The Collective Unconscious

November 19, 2010 at 10:09 pm (Uncategorized)

I can’t take credit for this speculation, take it up with Carl Jung. Freud advocated an individual unconscious that repressed that which ego couldn’t handle. Jung went a step further and proposed a collective unconscious. This wasn’t people connected to each other by magic brain waves, it was that evolution left in all human beings an unconscious as a result of our history as a species.  It was primitive and highly symbolic, and its inability to rise to the surface of human thought was not a disease process of repression but a reflection of how far down human consciousness went.

Recurring themes, myths, dreams, visions, and art are all a way to access this treasure trove of information. What else would disturb the ink of the poet, the tedious organizing of oral traditions, the slippery memory of a dream, the dissolution of reality of the visionary?

Perhaps a tangent of more empirical source: the degenerative brain disease called Huntington’s disease. Huntington’s disease affects many areas of the brain, including the basal ganglia, known to help modulate movement. The degeneration of the basal ganglia inhibits the afflicted’s ability stop random movement: hence the sudden jerking movements that develop in the afflicted. I bring this up because it suggests that a great deal of brain activity lies not in initiating electrical impulses, but inhibiting them. What lies behind that inhibition?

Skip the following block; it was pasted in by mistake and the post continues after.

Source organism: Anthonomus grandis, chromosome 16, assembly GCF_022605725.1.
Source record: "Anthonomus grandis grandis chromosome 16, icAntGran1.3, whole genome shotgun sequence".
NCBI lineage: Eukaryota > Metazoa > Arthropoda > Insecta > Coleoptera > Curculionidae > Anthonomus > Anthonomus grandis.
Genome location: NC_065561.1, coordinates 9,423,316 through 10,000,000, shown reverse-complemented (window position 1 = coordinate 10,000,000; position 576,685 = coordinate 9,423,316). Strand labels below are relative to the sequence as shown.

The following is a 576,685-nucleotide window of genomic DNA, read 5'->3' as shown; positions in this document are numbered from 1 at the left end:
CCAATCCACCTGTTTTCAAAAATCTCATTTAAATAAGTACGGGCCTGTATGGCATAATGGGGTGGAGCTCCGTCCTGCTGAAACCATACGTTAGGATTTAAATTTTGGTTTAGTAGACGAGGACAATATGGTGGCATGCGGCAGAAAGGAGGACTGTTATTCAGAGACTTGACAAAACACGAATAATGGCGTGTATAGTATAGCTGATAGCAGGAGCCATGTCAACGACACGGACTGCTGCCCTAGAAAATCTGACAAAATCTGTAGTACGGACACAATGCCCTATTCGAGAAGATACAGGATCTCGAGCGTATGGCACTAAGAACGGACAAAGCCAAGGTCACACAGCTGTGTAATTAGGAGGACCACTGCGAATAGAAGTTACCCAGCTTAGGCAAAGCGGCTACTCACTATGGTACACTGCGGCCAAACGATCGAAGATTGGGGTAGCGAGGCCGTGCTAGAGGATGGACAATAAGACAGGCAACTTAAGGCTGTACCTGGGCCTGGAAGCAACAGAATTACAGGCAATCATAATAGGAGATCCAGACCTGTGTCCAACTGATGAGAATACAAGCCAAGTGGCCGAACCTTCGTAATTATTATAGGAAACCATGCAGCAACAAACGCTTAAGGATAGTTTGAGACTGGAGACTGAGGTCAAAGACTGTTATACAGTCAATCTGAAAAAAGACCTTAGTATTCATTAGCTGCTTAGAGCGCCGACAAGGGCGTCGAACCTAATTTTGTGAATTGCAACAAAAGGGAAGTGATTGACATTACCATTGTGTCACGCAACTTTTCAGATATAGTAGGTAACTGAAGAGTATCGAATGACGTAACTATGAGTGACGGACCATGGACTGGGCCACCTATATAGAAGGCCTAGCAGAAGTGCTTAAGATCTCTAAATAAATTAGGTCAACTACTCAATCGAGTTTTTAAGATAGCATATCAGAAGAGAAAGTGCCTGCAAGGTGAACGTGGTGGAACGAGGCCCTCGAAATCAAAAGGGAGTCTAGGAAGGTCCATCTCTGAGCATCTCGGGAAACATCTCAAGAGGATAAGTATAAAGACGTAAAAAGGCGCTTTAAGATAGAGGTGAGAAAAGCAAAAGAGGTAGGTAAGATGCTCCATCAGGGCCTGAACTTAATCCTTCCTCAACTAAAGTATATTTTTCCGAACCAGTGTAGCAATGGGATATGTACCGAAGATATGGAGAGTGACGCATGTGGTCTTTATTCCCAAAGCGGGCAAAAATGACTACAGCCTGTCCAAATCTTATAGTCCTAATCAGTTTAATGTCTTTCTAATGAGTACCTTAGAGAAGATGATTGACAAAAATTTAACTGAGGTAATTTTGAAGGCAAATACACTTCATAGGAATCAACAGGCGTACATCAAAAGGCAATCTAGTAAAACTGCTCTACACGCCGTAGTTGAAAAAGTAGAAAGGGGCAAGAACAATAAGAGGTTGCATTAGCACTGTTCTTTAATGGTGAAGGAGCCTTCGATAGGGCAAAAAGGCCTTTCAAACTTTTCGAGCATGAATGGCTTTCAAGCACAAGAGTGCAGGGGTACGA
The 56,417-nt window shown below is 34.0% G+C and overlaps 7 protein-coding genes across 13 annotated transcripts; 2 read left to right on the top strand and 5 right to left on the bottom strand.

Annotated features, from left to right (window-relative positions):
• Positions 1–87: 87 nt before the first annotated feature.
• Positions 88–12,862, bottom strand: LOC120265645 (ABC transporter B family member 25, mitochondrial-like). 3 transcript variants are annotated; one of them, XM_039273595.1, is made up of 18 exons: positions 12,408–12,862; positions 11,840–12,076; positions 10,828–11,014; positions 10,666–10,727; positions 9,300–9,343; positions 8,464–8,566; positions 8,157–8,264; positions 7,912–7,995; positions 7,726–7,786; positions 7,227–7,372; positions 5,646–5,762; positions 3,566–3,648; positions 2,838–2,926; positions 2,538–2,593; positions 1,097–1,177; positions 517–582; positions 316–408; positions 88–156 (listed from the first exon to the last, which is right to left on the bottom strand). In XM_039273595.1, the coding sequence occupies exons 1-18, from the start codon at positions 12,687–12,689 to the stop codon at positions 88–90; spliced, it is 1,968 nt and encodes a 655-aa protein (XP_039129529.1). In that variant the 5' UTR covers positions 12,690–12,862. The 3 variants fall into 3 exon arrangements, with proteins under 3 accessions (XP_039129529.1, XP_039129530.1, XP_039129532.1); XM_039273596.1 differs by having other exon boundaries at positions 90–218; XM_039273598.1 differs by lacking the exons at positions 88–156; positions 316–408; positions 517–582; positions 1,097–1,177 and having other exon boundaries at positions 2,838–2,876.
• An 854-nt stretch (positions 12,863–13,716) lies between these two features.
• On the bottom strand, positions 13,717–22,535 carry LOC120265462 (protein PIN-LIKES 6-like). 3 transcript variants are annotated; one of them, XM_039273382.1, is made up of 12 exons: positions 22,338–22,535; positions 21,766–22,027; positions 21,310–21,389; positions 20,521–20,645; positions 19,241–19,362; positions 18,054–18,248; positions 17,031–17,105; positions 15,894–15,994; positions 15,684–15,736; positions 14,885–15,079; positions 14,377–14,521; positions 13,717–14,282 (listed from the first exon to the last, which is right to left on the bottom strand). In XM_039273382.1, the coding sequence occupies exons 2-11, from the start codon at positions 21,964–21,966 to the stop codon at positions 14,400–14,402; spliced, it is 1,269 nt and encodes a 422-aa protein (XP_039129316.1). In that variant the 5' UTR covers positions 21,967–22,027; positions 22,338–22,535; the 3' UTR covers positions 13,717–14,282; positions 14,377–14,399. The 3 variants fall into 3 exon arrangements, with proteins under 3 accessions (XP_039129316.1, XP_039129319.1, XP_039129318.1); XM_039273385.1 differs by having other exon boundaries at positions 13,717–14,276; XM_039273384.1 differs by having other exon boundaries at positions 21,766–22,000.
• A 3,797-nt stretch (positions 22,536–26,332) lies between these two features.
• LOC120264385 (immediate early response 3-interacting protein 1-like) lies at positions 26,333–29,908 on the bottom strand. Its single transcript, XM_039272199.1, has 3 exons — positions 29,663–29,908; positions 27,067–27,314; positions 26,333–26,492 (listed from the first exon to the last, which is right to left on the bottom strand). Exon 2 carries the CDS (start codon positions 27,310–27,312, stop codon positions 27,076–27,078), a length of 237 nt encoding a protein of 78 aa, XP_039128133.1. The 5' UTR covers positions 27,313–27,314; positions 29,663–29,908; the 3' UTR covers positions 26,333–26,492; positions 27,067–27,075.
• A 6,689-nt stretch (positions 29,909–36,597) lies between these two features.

Perhaps clarity? A great tale in science comes to us from Kekule and the benzene ring. Vexed by his monumental difficulties, Kekule decided to rest. He began to imagine a snake eating its own tail. The metaphor (a common mythological creature)  that pointed to the benzene ring that is one of the foundations of organic chemistry (carbon rings).

What lies in the collective unconscious is symbolic, universal truth–a truth undiluted from the lies, blocks, and misperceptions of the ego and its personal unconscious. The ability of the brain to inhibit is among its greatest achievements. That which would crowd or injure conscious space is pushed back. But the ability to go around the brain’s blockades (in fact to recognize the blockades as blockades) is a feat greater still, and requires the ability to let consciousness go (up to a point) and explore the unconscious truth of symbols, be they physical, surreal, or spiritual.

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